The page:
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PERIPHERAL VASCULAR DISEASE

What is Peripheral Vascular Disease?

Peripheral vascular disease (PVD) results in a reduction in the circulation to the legs. In most cases this is due to atherosclerosis (hardening of the arteries), which involves a build-up of fatty plaque in the wall of the artery. This in turn causes a narrowing (stenosis) or blockage (occlusion) to the artery, thereby reducing the arterial supply to the legs.

What are the symptoms?

Symptoms vary depending on the severity. In its mildest form, there may be no symptoms.

Pain in the legs when walking (referred to as intermittent claudication) is a symptom of PVD. It is usually felt in the belly of the muscle (calf, thigh or buttocks), comes on with walking and is relieved with rest. As the disease advances, the walking distance shortens.

Further reduction in circulation can result in pain at rest (referred to as “rest pain”). This results in severe, unremitting pain, usually in the feet, worse at night, and relieved by hanging the feet over the edge of the bed. This is a sign that the circulation has reached a critical stage, and that the limb is threatened.

Ulceration due to poor wound healing and tissue loss such as gangrene are all features of very advanced PVD.

How is the diagnosis confirmed?

In addition to the symptoms, clinical examination may reveal a loss of pulses in the leg.  A more accurate assessment of the state of the leg circulation can be obtained by non-invasive Doppler studies in the vascular laboratory.

In advanced stages, changes may occur to the skin and nails, referred to as trophic changes. These include thin, shiny skin, brittle nails and loss of hair. Reddish discoloration of the feet (positive Buerger’s test) is a sign of severe impairment of the circulation.

Are any special tests required?

Angiography provides a roadmap of the circulation to the legs. It is performed in the Catheter laboratory (under operative conditions). It involves injecting contrast material directly into the artery (usually via the femoral artery in the groin), and X-rays of the arteries. In some cases, it is possible to treat the narrowing/blockage at the time of the Angiogram, using balloon angioplasty or stenting procedures.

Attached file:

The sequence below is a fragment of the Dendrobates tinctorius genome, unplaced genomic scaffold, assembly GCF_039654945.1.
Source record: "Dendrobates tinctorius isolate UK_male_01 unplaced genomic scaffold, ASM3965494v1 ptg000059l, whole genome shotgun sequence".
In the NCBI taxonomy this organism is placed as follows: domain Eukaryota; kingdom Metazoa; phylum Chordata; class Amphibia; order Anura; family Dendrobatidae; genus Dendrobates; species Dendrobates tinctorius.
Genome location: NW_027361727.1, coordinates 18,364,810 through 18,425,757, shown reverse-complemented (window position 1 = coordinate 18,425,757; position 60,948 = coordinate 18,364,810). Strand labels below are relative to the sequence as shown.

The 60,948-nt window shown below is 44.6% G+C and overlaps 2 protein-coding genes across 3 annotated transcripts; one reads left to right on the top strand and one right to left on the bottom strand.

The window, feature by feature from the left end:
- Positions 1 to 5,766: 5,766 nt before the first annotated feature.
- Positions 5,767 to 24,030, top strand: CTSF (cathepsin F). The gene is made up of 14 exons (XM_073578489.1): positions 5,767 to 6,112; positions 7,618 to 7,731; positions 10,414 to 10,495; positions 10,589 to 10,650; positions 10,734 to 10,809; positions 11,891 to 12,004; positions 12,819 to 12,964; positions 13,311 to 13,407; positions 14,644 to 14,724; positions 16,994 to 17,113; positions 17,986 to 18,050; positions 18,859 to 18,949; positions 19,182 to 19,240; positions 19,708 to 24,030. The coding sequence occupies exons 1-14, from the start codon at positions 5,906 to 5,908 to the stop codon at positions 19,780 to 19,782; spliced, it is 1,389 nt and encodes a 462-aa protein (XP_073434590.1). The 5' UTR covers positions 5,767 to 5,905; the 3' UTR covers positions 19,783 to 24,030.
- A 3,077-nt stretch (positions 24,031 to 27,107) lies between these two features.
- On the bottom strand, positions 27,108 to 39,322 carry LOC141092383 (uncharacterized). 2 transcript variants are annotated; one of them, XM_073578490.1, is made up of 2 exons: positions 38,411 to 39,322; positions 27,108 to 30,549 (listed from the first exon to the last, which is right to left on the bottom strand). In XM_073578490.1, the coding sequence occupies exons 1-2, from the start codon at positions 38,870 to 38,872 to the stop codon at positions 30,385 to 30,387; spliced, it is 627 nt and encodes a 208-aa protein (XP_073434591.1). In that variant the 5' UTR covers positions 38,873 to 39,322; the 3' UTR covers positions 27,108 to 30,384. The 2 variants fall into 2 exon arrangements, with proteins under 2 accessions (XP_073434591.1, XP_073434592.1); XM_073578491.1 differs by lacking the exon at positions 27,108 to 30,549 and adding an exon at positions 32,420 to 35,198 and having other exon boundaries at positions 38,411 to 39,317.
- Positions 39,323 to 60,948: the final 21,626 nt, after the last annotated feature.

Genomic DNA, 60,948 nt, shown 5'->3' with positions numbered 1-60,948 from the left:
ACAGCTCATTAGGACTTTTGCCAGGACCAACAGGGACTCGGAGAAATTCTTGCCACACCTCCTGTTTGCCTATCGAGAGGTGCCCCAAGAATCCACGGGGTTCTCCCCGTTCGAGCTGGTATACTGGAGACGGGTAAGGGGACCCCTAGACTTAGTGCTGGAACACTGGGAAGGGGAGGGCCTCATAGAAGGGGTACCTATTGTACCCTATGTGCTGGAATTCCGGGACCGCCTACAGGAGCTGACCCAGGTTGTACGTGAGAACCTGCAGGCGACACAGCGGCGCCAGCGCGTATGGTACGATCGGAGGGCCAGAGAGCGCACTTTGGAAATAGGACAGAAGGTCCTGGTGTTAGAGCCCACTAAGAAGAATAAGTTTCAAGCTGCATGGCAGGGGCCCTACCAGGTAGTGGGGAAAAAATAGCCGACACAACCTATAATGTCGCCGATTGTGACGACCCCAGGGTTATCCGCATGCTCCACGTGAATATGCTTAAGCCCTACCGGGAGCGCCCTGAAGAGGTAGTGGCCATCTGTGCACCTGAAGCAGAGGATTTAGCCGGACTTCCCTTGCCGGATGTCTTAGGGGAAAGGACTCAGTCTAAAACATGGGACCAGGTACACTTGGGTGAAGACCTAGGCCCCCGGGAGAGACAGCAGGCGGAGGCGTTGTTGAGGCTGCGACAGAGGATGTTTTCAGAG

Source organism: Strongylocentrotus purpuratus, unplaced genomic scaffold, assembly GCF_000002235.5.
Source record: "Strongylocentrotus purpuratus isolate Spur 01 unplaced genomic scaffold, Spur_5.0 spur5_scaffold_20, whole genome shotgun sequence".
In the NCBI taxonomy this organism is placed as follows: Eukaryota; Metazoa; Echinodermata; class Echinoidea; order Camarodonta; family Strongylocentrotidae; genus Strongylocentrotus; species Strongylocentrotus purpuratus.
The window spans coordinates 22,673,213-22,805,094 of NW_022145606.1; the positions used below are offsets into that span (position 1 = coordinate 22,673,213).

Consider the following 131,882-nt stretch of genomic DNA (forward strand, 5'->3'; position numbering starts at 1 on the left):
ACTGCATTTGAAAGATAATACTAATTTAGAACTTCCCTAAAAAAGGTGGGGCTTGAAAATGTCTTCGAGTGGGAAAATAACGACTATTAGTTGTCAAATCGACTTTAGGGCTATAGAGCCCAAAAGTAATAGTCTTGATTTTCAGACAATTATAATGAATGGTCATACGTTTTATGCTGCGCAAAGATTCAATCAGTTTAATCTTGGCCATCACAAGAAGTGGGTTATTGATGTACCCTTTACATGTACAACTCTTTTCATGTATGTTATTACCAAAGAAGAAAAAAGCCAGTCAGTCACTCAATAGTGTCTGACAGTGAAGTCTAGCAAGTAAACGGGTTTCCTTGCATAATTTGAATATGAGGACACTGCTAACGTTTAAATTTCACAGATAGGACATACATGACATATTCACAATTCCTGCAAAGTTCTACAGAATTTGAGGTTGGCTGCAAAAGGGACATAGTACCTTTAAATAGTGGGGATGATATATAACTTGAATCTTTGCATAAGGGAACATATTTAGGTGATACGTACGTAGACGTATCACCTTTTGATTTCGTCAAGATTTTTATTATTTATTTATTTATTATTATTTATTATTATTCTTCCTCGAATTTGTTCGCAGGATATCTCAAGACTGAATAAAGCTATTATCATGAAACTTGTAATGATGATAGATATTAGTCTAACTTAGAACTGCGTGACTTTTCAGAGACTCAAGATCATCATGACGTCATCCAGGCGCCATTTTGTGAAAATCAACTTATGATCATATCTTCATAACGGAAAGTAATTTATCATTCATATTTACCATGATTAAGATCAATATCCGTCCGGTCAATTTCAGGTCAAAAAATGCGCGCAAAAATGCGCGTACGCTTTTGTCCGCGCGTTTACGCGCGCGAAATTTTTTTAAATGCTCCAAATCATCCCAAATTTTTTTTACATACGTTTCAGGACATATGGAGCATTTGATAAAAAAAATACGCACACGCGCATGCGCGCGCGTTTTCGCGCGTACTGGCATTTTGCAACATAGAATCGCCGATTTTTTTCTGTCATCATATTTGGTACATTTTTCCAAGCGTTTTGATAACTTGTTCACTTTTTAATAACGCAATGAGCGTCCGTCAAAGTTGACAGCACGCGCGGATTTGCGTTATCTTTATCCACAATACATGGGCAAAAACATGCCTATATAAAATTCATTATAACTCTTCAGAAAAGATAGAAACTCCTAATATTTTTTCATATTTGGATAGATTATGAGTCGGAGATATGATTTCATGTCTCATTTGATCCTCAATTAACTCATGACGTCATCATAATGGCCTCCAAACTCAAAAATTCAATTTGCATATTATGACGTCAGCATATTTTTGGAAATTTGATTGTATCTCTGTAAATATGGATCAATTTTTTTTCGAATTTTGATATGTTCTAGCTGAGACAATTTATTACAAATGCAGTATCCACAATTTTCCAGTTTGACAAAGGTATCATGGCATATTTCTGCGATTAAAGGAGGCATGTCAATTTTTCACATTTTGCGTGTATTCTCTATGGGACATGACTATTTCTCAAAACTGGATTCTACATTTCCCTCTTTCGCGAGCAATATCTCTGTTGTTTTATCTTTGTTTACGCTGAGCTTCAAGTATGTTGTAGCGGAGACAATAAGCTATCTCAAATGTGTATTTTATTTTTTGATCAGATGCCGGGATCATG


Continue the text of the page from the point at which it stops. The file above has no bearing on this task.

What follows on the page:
Alternatively, an angiogram can be performed using the CT scan. This is performed using an injection of contrast into a vein providing excellent images. Treatment of the blockages is not possible with this technique.

What can be done to treat PVD?

For many patients with PVD, intervention is not required. There can be a spontaneous improvement in walking as alternative or collateral blood vessels open out. Initial management involves risk factor management with advice to quit smoking, lose weight, regular exercise, blood pressure control and dietary advice. Those who stabilize or continue to improve, may not require intervention at all.

For patients whose symptoms do not improve or stabilize, or those with more severe symptoms of PVD such as rest pain, tissue loss or non-healing ulceration, then intervention is required.

This may be performed using endovascular techniques (with balloons, catheters and stents) or by open operation.

The choice of intervention depends on numerous factors, such as the location, extent and severity of the blockage.

Where the site of the lesion is a tight narrowing or short blockage, it may be possible to treat with a balloon or stent. If the lesion cannot be treated in this way, operative treatment such as a bypass, or re-bore (endarterectomy) may be considered.

What is the success rate?

The success of the procedure, whether endovascular or open, varies depending on numerous factors, and a successful outcome can never be guaranteed. The risks and possible adverse events can vary depending on the precise procedure.

If you are experiencing symptoms of peripheral vascular disease, our experienced team at North Western Vascular can give you a tailored treatment plan. Call us now on 1800 793 289 to book a consultation or fill in the enquiry form below.